If anything, it’s accelerating, and tilting the commonwealth’s landscape even more away from solidly Republican and more open to the Democrats.

Since 2004, nearly three quarters of a million people have moved into the state, many flocking to the sprawling suburbs outside the nation’s capital.

Democrats say the changing demographics are on their side. The census shows the state ticked up two percent in population growth in the last four years, with the increase largely among Democratic constituencies including African Americans, Asians and Hispanics. In just the last four years, Latino voter registration is up 19 percent and African American registration seven percent. Nearly 60 percent of those who have registered in the last two months are under the age of 30.

If Republicans took the state somewhat for granted in 2008 by ignoring certain regions and constituencies, they’re working overtime this fall to match Obama’s unprecedented ground game and reach their own slice of the electorate..

While Obama still has double the number of offices as Romney – more than 60 -- Republicans boast of 4.5 million voter contacts, including knocks on 1 million doors to pitch voters face to face, according to Dave Rexrode, executive director of the Republican Party of Virginia. That’s six times the phone calls and 11 times the door knocks of 2008, they said.

No longer solidly Republican red, and definitely not Democratic blue, this piece of the old South is instead a deep purple at the state level with the pendulum swinging back and forth between Democratic and Republican wins as independents determine victories based on candidates, not parties. A U.S. Senate campaign between two former governors – Republican George Allen and Democrat Tim Kaine – is neck and neck.

“People want mainstream government,” said Sen. Mark Warner, D-Va., a cell phone executive turned popular governor who used his moderate pro-business record to persuade independents, even in rural regions, to vote for him.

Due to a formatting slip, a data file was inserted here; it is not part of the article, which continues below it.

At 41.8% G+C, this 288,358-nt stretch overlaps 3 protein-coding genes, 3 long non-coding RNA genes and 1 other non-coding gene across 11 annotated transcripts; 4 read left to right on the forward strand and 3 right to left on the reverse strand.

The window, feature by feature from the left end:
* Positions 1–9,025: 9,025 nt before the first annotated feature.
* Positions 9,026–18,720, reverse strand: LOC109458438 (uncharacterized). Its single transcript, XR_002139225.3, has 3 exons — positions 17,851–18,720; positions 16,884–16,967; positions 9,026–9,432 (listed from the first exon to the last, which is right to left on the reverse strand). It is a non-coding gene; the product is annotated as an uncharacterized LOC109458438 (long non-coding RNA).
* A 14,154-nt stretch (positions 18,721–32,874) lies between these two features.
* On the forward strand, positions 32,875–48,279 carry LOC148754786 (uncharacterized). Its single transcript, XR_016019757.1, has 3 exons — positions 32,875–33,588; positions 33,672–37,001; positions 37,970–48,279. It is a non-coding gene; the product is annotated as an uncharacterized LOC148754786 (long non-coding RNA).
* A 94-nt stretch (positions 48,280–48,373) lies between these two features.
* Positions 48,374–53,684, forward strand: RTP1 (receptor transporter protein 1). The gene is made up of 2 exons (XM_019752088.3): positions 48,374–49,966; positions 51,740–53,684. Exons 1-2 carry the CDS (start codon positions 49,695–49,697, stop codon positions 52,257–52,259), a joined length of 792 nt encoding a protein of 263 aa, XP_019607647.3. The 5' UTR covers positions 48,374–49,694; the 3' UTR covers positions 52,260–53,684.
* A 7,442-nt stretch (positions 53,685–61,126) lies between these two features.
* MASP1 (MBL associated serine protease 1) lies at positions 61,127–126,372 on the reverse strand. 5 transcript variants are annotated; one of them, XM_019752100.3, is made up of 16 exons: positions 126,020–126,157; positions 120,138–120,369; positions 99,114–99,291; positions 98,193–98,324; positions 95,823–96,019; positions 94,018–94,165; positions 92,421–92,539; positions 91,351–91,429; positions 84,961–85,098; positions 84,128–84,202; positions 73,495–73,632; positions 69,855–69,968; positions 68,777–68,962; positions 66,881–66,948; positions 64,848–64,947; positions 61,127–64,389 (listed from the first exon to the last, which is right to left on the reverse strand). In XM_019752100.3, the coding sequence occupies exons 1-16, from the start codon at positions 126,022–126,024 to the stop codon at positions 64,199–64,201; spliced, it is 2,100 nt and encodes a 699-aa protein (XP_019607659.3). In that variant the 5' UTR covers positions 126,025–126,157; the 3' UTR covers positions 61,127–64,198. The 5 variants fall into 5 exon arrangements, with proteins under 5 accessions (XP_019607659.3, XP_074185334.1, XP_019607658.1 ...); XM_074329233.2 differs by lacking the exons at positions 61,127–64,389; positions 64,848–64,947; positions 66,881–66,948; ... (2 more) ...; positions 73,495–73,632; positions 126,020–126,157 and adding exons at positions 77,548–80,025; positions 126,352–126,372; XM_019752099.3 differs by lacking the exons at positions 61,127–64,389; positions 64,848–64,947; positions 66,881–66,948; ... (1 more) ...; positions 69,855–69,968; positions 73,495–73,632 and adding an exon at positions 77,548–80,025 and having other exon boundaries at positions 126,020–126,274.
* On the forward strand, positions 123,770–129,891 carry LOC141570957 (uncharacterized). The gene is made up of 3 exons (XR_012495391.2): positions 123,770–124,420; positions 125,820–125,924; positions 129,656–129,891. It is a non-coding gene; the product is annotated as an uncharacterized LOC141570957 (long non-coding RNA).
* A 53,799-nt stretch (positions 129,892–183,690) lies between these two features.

Virginians, he said, opt for a change when either party moves too far from the middle.

Since Obama’s win four years ago, the state turned away from Democrats and largely back to the Republicans, who now control the Governor’s office and the legislature. Republicans hold a commanding majority of Virginia’s congressional delegation, though both U.S. Senate seats now are held by Democrats.

Democrats have made the most inroads in the Northern Virginia suburbs outside Washington, where one in three voters now lives. Republicans have electoral strength in the southern and western regions.

But the key battleground areas full of independent voters are the exurbs of Washington and Richmond as well as Hampton Roads, the sprawling region in southeastern Virginia and home to a large number of veterans as well as college students and African-Americans.

Republican Gov. Bob McDonnell was the first Virginia Republican in recent years to forgo his conservative roots in lieu of a moderate, pragmatic approach centered on kitchen-table issues, such as jobs and schools, and an emphasis on the diverse new populations in northern Virginia, including Hispanics and Asians. It’s a strategy Romney is trying to emulate.

McDonnell said Virginians are focused on economic issues, such as federal spending and impending defense cuts – the Pentagon is in Northern Virginia, the Navy dominates the Hampton Roads. Social issues don’t matter as much, he said.

“Governor Romney is pro-life. Barack Obama is radically pro-choice,” he said. “But that’s not what people are voting on.”

David Lightman contributed to this article.


By Anita Kumar
McClatchy Newspapers